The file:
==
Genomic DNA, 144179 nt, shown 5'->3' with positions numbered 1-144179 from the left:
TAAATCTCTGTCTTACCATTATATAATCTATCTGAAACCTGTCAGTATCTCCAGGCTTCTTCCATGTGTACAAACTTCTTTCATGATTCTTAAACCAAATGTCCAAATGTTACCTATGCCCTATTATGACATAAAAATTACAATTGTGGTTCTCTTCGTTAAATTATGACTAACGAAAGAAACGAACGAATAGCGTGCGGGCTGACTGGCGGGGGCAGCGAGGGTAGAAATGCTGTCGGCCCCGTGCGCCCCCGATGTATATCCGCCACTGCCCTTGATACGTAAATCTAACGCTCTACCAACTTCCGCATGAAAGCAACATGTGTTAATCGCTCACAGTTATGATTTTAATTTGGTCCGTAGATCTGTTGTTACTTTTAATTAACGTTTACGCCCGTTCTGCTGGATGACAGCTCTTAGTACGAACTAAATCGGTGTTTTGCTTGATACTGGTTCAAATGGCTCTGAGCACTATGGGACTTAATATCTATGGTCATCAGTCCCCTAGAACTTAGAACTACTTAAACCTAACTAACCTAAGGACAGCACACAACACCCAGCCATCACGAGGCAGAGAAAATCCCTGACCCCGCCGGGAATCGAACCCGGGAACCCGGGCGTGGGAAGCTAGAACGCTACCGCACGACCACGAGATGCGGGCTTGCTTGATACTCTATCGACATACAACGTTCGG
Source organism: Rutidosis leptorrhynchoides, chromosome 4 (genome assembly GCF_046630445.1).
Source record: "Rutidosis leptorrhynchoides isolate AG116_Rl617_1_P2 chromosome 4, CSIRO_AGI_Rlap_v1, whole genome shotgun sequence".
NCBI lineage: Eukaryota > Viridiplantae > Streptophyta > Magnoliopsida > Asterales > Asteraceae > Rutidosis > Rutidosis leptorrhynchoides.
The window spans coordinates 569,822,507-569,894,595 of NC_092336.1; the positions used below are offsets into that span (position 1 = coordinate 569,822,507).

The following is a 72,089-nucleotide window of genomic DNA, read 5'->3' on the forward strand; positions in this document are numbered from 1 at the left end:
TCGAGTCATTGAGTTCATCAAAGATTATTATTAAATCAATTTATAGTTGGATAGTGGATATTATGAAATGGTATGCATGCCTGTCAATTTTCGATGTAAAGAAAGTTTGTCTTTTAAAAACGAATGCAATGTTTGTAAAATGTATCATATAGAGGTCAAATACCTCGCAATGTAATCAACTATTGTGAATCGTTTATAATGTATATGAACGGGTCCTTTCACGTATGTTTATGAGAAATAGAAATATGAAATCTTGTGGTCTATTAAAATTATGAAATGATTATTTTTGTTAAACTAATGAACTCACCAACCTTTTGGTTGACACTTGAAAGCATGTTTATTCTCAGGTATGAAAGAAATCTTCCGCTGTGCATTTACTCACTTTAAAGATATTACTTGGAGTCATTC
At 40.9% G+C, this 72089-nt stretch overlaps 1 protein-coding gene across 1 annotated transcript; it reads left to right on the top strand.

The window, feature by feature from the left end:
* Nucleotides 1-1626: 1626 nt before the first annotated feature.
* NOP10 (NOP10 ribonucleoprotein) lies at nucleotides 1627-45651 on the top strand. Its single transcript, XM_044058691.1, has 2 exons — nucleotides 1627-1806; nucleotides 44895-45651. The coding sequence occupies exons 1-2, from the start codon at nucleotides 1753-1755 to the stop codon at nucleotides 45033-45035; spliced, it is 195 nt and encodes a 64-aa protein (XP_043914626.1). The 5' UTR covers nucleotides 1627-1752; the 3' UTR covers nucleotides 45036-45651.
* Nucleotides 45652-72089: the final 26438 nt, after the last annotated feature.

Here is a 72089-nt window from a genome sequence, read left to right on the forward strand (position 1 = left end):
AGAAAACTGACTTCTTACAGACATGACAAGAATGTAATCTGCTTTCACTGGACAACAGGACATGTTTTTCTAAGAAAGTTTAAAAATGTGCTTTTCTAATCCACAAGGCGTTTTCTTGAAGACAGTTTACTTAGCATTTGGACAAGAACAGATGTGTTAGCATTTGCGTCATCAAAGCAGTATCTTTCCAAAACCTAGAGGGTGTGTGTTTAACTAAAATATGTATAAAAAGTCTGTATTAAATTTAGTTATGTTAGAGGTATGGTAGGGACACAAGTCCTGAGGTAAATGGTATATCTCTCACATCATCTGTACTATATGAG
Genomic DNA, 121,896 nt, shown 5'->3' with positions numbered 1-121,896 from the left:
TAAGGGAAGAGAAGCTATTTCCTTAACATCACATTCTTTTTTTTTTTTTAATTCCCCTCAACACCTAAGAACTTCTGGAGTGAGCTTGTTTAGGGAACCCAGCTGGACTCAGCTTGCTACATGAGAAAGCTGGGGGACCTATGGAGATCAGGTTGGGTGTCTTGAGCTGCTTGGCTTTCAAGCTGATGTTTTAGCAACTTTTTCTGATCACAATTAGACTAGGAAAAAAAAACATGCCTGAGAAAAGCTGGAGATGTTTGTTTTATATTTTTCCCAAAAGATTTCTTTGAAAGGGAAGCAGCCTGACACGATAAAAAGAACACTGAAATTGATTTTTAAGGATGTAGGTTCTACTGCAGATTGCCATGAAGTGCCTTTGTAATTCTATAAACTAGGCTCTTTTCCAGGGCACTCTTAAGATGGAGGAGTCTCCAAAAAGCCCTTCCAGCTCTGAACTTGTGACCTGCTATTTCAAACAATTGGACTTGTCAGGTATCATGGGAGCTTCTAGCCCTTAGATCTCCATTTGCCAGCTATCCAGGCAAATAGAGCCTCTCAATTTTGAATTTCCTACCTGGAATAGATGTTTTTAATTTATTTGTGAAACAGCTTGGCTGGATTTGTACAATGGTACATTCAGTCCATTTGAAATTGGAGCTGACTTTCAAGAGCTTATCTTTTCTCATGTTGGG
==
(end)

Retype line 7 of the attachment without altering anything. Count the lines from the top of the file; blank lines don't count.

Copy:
The following is a 72,089-nucleotide window of genomic DNA, read 5'->3' on the forward strand; positions in this document are numbered from 1 at the left end: